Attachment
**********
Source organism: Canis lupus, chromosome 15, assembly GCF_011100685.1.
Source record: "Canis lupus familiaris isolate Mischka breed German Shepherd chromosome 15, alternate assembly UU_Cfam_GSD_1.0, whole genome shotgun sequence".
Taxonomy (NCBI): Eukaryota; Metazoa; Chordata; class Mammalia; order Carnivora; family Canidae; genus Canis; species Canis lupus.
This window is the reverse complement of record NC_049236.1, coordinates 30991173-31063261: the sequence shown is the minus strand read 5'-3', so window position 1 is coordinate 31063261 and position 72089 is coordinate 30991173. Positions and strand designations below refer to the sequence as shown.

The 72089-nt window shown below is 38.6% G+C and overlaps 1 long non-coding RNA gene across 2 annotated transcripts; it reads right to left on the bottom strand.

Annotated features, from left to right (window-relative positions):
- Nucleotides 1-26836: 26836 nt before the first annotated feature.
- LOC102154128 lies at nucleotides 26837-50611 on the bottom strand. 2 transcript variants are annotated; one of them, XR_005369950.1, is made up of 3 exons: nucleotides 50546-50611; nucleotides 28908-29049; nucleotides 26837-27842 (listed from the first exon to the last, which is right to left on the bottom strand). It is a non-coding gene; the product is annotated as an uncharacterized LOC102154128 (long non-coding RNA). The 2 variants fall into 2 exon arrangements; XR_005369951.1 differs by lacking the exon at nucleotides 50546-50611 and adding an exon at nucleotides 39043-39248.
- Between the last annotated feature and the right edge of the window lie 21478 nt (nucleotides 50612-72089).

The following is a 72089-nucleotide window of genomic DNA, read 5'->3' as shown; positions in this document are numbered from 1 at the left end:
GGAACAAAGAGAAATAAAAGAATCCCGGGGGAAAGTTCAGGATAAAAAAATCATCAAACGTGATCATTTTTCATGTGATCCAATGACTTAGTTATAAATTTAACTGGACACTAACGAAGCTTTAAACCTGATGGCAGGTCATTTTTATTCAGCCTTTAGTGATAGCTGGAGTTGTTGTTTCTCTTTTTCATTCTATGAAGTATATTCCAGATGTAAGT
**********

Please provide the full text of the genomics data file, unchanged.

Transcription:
Source organism: Canis lupus, chromosome 15, assembly GCF_011100685.1.
Source record: "Canis lupus familiaris isolate Mischka breed German Shepherd chromosome 15, alternate assembly UU_Cfam_GSD_1.0, whole genome shotgun sequence".
Taxonomy (NCBI): Eukaryota; Metazoa; Chordata; class Mammalia; order Carnivora; family Canidae; genus Canis; species Canis lupus.
This window is the reverse complement of record NC_049236.1, coordinates 30991173-31063261: the sequence shown is the minus strand read 5'-3', so window position 1 is coordinate 31063261 and position 72089 is coordinate 30991173. Positions and strand designations below refer to the sequence as shown.

The 72089-nt window shown below is 38.6% G+C and overlaps 1 long non-coding RNA gene across 2 annotated transcripts; it reads right to left on the bottom strand.

Annotated features, from left to right (window-relative positions):
- Nucleotides 1-26836: 26836 nt before the first annotated feature.
- LOC102154128 lies at nucleotides 26837-50611 on the bottom strand. 2 transcript variants are annotated; one of them, XR_005369950.1, is made up of 3 exons: nucleotides 50546-50611; nucleotides 28908-29049; nucleotides 26837-27842 (listed from the first exon to the last, which is right to left on the bottom strand). It is a non-coding gene; the product is annotated as an uncharacterized LOC102154128 (long non-coding RNA). The 2 variants fall into 2 exon arrangements; XR_005369951.1 differs by lacking the exon at nucleotides 50546-50611 and adding an exon at nucleotides 39043-39248.
- Between the last annotated feature and the right edge of the window lie 21478 nt (nucleotides 50612-72089).

The following is a 72089-nucleotide window of genomic DNA, read 5'->3' as shown; positions in this document are numbered from 1 at the left end:
GGAACAAAGAGAAATAAAAGAATCCCGGGGGAAAGTTCAGGATAAAAAAATCATCAAACGTGATCATTTTTCATGTGATCCAATGACTTAGTTATAAATTTAACTGGACACTAACGAAGCTTTAAACCTGATGGCAGGTCATTTTTATTCAGCCTTTAGTGATAGCTGGAGTTGTTGTTTCTCTTTTTCATTCTATGAAGTATATTCCAGATGTAAGT